Asus TV/FM Tuner Card

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hi, can i use this card to do the task below? im going to try capture the
tape version, take a video editor and replace the digital
version's audio with that captured from the taped version.
Re: whats the best hardware to capture/recording sound

i have a movie on my computer that speaks other language that i do not
understand but its picture is amazingly nice .

....and i have the same movie on tape and its picture is really low but i can
understand the language it's speaking.

how can i capture/record the sound of the movie on the tape and imported
into the movie that i have on my computer?

Re: Asus TV/FM Tuner Card

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You don't need a video capture card for this.

Your VCR will (presumably) have audio line out - mono or stereo - probably
phono plug(s).
Connect this line out to your PC's sound card line in, record the audio from
the VCR.
You need a 3.5mm stereo jackplug to one or two phono plugs - depends whether
the video tape is recorded in stereo and of course if your VCR has stereo
(Your VCR may have SCART output so you'd need a different cable).

Whether it'll be easy to replace the audio on the existing foriegn langauge
video with your newly recorded audio is something you'll have to find out.
Have you played the video on the VCR through and timed it's exact length?
Compare it to the foreign langauge version - do they match?

You'll want an audio editor for the sound recording - i use SoundForge but
freeware/trialware exists, look at Goldwave from /

Dunno about a video editor - you'd have to give some more details, mainly
what format is the existing foreign languge video in?
Use AVIcodec (freeware) from to get the needed
info from your video file.

Post again with more details - but i'd suggest checking that both movies are
of exact equal length first so you don't waste time on something that can't
be done!



Re: Asus TV/FM Tuner Card

Your chances of syncing up are close to
zero. To do it properly you would need
to use time code and lock the 2 videos together.
However, I'm not aware of any cheap devices to
do that, even assuming you can gain access to
a vicar that's externally clockable. Just playing
one over the other probably won't work as the 2
versions probably aren't exactly the same and the
2 machines won't run at exactly the same speed.
Errors as small as 0.03% will drive you crazy.

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Re: Asus TV/FM Tuner Card

On Wed, 15 Jun 2005 18:41:14 -0400, "Pen"

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He already posted a similar thread a while back and I gave a
similar reply.

Manually changing the audio or video framerate would be one
attempt but not likely to be good enough.  Then it gets
worse because the tape version will likely have some random
variations in timing due to tape being an imperfectly
time-delivered medium for analog purposes.  It stretches,
shrinks, and the speed depends on the mechanical accuracy of
the player.  Even if the DVD were duped onto tape then the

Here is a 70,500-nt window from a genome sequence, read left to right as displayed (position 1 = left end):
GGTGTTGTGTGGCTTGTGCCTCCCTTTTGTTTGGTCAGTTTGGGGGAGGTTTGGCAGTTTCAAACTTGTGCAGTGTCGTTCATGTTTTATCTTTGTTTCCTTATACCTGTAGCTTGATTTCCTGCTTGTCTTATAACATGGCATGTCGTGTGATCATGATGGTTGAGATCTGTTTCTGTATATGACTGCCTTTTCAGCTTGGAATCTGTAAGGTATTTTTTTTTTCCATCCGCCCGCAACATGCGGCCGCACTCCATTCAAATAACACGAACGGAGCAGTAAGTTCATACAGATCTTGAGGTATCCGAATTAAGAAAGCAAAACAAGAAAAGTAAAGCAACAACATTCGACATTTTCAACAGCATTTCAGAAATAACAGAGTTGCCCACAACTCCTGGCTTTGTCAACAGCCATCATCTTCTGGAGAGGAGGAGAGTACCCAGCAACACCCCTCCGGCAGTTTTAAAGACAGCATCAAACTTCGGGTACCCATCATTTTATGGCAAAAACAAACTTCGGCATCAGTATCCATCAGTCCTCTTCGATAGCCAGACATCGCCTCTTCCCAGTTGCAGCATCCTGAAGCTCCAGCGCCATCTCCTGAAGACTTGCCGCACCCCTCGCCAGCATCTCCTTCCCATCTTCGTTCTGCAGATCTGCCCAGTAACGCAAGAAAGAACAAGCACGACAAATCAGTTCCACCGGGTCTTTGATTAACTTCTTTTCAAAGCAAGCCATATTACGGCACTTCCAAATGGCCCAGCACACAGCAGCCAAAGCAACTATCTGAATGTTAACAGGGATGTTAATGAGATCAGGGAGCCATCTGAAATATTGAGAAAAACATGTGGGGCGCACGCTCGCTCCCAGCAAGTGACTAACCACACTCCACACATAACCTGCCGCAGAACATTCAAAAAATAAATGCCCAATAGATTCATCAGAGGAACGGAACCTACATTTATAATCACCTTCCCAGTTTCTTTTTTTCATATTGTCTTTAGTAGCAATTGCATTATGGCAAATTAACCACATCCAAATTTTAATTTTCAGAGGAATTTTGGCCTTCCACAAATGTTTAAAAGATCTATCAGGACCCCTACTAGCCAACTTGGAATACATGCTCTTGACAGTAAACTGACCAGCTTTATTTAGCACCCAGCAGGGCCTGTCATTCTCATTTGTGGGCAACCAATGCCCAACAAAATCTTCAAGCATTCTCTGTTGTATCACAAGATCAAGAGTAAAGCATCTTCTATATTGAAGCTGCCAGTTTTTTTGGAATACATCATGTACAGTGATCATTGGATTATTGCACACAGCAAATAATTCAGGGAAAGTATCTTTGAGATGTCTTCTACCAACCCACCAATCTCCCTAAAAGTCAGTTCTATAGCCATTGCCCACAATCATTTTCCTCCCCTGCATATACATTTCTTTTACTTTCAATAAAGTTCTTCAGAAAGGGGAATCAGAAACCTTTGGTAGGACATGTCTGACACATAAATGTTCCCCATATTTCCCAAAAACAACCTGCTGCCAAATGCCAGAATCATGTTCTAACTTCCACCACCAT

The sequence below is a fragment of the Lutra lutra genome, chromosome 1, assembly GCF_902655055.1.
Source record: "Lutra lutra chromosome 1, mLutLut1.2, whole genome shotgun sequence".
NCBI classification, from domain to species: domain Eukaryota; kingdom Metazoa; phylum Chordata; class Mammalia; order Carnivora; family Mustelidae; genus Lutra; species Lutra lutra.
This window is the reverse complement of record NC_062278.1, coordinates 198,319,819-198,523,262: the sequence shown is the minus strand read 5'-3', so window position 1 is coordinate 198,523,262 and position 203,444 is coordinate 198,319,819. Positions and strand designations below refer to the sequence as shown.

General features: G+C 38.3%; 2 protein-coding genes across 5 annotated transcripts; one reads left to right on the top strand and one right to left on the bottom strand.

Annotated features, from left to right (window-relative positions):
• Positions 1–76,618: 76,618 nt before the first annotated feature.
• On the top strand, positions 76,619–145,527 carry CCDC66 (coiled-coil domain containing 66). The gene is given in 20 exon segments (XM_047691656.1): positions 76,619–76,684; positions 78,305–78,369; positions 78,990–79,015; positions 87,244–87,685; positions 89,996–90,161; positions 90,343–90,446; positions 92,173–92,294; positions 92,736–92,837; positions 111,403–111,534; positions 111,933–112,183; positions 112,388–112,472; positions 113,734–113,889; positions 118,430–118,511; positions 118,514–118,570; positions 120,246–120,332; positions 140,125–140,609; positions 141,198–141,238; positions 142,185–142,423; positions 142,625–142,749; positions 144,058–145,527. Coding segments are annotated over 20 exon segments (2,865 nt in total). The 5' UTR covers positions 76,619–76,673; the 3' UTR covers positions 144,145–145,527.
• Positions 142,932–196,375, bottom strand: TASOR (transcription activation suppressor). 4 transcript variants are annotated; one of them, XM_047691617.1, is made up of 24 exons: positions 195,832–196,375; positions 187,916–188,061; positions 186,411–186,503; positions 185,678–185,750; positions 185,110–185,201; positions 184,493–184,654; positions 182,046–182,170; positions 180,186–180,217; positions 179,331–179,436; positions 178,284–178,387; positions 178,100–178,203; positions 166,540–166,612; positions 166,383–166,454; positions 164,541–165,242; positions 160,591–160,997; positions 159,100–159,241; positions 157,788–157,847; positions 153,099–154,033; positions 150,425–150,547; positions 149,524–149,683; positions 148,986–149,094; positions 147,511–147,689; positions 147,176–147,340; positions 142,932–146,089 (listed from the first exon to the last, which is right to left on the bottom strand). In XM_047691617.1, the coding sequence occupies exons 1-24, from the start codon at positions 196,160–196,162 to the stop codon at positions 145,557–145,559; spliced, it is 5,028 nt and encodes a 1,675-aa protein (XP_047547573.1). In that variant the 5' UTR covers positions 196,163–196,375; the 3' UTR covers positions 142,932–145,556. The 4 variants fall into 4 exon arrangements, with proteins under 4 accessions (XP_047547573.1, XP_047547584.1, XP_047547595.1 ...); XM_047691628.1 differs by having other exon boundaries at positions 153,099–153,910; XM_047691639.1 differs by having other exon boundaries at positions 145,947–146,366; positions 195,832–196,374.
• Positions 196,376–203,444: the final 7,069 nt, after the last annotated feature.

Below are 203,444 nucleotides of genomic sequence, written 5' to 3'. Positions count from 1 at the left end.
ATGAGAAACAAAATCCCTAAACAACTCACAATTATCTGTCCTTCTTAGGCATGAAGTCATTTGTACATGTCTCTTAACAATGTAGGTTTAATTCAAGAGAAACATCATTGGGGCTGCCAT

tape recaptured, it still wouldn't have a good chance of
sync'ing well enough with the same exact move, not enough to
be watchable.

Re: Asus TV/FM Tuner Card

hi Martin, the movie on the tape is only a few minutes more than the version
i have on my PC but i will not record the unneeded though. The existing
format of the movie on my computer is in Japanese and it is in .rmvb file
and the language of the movie on tape is English. I tried to record the
sound from the VCR using your line in idea but the sound turned out to be
terrible. I used the Window Media Encoder to record the sound. Or do i need
something thats better to record sound?

thanks for your support!

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Re: Asus TV/FM Tuner Card

On Wed, 15 Jun 2005 20:34:26 -0800, "Happy"

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It is somewhat irrelevant that it's even the same movie.
Do not use Windows Media Encoder- just record the
uncompressed WAV and THEN decide if it sounds ok.

It is only detrimental to record to a compressed format
initially.  The odds of your goal being realized are very
low, but if it WERE to work at all, you would need to resync
the video and audio, which is something that should be done
prior to the first compression of the audio.

As for the rest of the poor audio issue- you need test the
audio-out quality of the VCR.  Play the tape while listening
to the LIVE audio- not recording it, just selecting the
sound input in the mixer.  What you hear should be as good
as it gets, then you can use any typical audio editor to
record to uncompessed WAV format.  You can even combine this
uncompressed wav with the digital movie, adjust the sync as
good as possible while the audio is still uncompressed, and
FINALLY, when it's as good as it gets, then proceed to
directly (re)copy the digital video while compressing the

The end result will be, as I've already mentioned twice-
unacceptible, not in sync even if the audio quality itself
was passible.

With advanced audio editors, you could segment the audio
into several short segments, resample each (losing a lot of
quality) and ultimately after a few hours of learning then
hundreds of hours of work, end up with a low quality result
that only had minor sync problems- which could be corrected
with another few hours work.

Just buy the movie.

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